“Predictably, outrage ensued around the world. He then gave the standard politician’s excuse, that he was misquoted, that he actually said he would ‘shoo’ them away. Did anyone believe it?”
In a Facebook post subsequently, Marina thanked all those who had pointed out the “major factual mistake” in her column, adding “it seems that I’m capable of making my own gaffes, so I stand corrected and sincerely apologise.
“It was not meant to revise history, as some have alleged, it was wholly the weak memory of something that happened when I was barely out of my teens and still trying to make sense of the world.”
It’s understandable. Even the copy clearer at The Star failed to notice the error and in normal cases, the editor would have corrected it and informed the writer.
The uproar caused by Dr Mahathir led to then Prime Minister Tun Hussein Onn reportedly rushing to reassure then UN secretary-general Kurt Waldheim in a letter that there was no such policy.
“I wish to state that our measures to prevent further inflow of the boat people do not include shooting them,” Hussein said, according to news reports.
The Washington Post report noted that Hussein’s statement contradicted Dr Mahathir’s words, “who according to several news agencies, threatened that new refugees would be shot and that the estimated 75,000 in camps here would be put back to sea”. He also was reported to have said that Malaysia was building a fleet of boats.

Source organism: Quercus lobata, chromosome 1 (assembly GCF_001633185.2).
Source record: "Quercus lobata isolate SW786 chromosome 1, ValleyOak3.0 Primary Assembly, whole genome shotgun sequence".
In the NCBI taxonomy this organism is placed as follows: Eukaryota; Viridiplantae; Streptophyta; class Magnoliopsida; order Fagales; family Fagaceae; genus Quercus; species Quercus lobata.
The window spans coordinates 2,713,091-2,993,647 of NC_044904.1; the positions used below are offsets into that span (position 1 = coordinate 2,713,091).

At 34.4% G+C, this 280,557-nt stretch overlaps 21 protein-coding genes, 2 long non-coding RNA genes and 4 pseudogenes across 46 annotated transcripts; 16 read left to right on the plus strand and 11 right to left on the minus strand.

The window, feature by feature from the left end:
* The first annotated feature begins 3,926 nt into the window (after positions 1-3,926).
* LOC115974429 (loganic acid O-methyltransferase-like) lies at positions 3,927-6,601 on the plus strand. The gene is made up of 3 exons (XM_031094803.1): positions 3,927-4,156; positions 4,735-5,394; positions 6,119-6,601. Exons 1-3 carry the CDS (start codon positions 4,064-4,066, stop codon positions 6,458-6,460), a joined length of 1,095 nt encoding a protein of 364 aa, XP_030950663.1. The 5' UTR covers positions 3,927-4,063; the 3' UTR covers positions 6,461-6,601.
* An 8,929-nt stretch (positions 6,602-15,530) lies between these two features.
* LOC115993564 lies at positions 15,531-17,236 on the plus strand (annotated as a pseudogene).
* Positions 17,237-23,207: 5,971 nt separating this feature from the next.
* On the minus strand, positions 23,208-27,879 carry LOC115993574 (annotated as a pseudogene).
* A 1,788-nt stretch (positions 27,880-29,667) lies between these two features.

Last week, veteran journalist Rajan Moses, who was then with Bernama, revealed how he was “punished” for reporting squarely about comments by Dr Mahathir in 1979 that the boat people would be shot on sight to prevent them from landing on Malaysian shores.
Moses said: “I was the only journalist, a Bernama journalist at that, who actually wrote the ‘shoot on sight’ story based on what Dr Mahathir said to a few reporters at the UKM news conference in June 1979.
“It made world headlines. The Bernama story (my story) was played up well, but later was re-edited and tempered to take out the sting in the original story,” he reportedly explained in the Malaysia First chat group, whose members broached the issue.
All this is history, but the controversy has helped put the missing pieces of the jigsaw puzzle together so we can have a better and accurate understanding of the past, and hopefully, a better way of handling similar incidents in the future.
As for me, I’m more worried that our politicians have continued to shoot themselves in their foot and drag the country down.
Just a few years back, my church had to shut down its Vietnamese ministry when almost all the workers had returned home because their country had progressed and moved ahead in Asean.
In just a few decades and despite the wounds of the war, Vietnam has blossomed impressively. It has consistently been among the fastest growing economies in the region in terms of GDP growth, foreign direct investment, and middle-income population.
It’s shaping up as the region’s single economic success story in the coronavirus era, according to asia.nikkei.com.
We have plenty of reasons to be concerned. We can’t even beat the Vietnamese in football now.
Excessive, unconstructive politicking in a democracy does have many pitfalls. Perhaps it’s time we shoo away these politicians. Or shoot them down via the ballot boxes.
Wong Chun Wai began his career as a journalist in Penang, and has served The Star for over 35 years in various capacities and roles. He is now group editorial and corporate affairs adviser to the group, after having served as group managing director/chief executive officer. On The Beat made its debut on Feb 23 1997 and Chun Wai has penned the column weekly without a break, except for the occasional press holiday when the paper was not published. In May 2011, a compilation of selected articles of On The Beat was published as a book and launched in conjunction with his 50th birthday. Chun Wai also comments on current issues in The Star.